A health coach is a health professional who uses evidence-based conversation and strategies to engage clients (also known as patients) in behavior change that improves their health. They use motivational interviewing techniques, cognitive-behavioral therapy, and wellness coaching methodologies to help clients overcome challenges like finding time in their schedules for exercise, eating well, and sleeping soundly.
Health coaches may work in clinics alongside physicians as they support and facilitate doctors’ orders for their patients, or they can run their own private practice or be part of a corporate wellness program. Regardless of where they are employed, the core duties and responsibilities of a health coach are the same. They meet with their clients one on one, either in person or via video chat platforms like SKYPE and Zoom to discuss health goals, targets, and the development of a healthy lifestyle plan. They also have the option of conducting what are called Group Coaching Sessions, which involve groups of 6-8 or more individuals at a time and focus on creating a community of individuals working together to achieve their goals for healthy living.
While some health coaches have a bachelor’s degree in a subject like nutrition or exercise science, this is not necessarily a requirement to become a health coach. However, earning an undergraduate degree can help learners hone their interpersonal communication skills and develop their understanding of the reasoning behind certain practices. For example, a nutrition-focused coaching program will help future coaches understand how macronutrients impact the human body and how to effectively plan exercise programs for their clients.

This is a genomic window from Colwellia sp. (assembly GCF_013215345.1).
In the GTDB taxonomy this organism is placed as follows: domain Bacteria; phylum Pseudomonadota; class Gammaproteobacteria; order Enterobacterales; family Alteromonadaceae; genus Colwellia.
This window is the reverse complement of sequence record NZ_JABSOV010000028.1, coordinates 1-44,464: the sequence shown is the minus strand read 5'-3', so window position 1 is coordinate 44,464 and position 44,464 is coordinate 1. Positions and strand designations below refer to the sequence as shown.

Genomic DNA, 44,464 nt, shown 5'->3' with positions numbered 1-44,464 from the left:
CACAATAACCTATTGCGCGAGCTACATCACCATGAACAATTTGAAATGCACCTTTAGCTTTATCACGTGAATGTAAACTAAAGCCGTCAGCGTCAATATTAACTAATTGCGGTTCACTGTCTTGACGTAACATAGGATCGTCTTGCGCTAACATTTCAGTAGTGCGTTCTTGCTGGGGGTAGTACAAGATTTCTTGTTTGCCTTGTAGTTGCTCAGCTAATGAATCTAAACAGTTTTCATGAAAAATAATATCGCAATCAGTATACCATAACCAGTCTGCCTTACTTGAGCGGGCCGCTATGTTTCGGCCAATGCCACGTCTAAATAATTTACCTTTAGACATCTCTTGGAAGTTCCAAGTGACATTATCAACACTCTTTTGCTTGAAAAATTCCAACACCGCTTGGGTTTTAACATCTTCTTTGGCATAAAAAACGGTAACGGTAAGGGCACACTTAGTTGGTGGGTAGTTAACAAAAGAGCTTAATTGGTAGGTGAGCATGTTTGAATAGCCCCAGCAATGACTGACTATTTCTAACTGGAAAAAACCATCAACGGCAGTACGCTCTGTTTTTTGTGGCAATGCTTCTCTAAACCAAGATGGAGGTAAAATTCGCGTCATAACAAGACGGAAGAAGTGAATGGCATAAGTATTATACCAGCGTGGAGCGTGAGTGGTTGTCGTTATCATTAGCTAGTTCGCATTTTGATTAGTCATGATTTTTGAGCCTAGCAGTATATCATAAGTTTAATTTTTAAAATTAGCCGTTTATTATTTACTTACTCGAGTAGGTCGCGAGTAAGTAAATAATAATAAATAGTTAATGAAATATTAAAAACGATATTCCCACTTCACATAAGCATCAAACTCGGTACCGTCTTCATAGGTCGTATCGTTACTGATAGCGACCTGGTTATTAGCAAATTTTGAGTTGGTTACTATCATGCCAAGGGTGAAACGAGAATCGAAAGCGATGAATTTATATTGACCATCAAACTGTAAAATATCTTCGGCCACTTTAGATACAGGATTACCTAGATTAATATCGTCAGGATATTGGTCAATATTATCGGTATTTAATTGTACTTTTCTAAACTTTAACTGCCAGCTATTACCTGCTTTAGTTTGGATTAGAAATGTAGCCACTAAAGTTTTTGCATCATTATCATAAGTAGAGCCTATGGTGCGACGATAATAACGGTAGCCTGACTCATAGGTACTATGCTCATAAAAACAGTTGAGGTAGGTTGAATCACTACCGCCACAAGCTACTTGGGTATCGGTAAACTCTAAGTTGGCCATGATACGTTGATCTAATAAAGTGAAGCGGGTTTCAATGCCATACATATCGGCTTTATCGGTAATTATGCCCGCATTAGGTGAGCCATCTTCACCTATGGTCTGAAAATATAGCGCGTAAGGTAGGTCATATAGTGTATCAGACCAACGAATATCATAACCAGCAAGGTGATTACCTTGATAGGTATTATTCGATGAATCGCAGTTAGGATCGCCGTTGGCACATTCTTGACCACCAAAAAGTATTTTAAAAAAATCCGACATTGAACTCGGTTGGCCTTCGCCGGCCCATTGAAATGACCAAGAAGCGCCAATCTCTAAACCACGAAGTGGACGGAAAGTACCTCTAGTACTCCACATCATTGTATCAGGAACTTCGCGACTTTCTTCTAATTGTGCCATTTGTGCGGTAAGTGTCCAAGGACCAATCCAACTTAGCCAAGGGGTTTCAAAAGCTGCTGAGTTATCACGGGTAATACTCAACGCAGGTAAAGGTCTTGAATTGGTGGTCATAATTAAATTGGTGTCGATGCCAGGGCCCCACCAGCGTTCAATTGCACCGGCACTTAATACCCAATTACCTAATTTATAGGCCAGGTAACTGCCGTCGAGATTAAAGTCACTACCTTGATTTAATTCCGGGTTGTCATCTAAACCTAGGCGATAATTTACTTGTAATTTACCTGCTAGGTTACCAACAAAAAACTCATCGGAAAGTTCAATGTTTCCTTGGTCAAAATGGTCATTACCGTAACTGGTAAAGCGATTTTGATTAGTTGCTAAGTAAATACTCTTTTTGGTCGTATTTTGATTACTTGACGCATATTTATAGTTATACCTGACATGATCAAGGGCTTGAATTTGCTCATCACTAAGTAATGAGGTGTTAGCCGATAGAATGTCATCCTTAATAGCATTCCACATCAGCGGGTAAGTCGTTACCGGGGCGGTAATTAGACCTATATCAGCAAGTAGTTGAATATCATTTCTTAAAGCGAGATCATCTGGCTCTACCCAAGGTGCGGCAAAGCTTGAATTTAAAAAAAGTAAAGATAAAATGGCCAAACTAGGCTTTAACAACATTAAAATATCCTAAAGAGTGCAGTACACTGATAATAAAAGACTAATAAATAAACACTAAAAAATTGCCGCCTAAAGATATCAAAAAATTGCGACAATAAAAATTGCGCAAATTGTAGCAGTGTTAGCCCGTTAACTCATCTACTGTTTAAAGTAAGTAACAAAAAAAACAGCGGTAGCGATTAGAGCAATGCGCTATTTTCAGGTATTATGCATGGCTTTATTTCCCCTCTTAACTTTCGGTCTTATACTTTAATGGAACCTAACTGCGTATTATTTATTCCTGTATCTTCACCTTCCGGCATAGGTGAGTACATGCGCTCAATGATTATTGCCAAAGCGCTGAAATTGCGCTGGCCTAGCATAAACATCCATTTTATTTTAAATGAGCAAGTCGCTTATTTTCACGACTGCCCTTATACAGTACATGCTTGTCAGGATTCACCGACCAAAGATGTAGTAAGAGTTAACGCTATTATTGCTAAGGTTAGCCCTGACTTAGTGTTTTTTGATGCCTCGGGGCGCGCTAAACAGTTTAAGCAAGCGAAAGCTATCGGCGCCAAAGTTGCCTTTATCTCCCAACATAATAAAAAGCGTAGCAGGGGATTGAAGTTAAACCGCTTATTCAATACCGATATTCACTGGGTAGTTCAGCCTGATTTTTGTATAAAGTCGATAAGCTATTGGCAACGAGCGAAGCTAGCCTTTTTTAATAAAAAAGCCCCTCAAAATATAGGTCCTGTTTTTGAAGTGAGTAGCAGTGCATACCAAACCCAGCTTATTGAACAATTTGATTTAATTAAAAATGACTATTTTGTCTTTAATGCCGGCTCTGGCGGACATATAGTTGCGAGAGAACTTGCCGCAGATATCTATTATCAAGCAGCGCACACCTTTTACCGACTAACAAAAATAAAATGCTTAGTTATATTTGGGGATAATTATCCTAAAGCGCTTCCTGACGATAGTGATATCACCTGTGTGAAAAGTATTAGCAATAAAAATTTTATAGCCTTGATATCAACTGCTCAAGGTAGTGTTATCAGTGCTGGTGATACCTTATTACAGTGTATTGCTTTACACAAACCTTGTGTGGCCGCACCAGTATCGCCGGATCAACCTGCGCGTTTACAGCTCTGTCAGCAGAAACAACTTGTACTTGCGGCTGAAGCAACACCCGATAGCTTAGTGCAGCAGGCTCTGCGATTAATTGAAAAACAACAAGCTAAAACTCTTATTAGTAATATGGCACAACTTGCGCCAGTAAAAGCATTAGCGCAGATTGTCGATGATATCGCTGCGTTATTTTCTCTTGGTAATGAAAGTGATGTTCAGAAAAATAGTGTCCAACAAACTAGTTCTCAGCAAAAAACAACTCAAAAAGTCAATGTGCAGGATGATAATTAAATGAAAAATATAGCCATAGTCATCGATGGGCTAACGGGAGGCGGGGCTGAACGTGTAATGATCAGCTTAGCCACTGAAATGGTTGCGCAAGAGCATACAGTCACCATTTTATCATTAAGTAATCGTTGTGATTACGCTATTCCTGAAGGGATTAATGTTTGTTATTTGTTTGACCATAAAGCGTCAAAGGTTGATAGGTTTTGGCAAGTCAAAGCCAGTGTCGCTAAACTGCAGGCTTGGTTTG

The primary goal of a health coach is to get people excited and motivated about making positive changes to their health. To do this, they must build a relationship of trust with their clients. This trust is achieved by building a personalized plan with the client’s unique circumstances and priorities in mind. The coach can then provide support, accountability, and encouragement to help the client take consistent action toward their goals.
While states do not require licensure or certification for health coaches to practice, these professionals without these credentials can’t advertise themselves as registered or certified. A health coach is typically paid on a per-client basis, but the amount of money they earn depends on their experience level, whether or not they have a formal education, and the type of coaching program they attended. For example, those who participated in a graduate-level, certificate program often earn more than those who completed a short, self-paced online course. This is because the former have proven their competence through an evaluation process.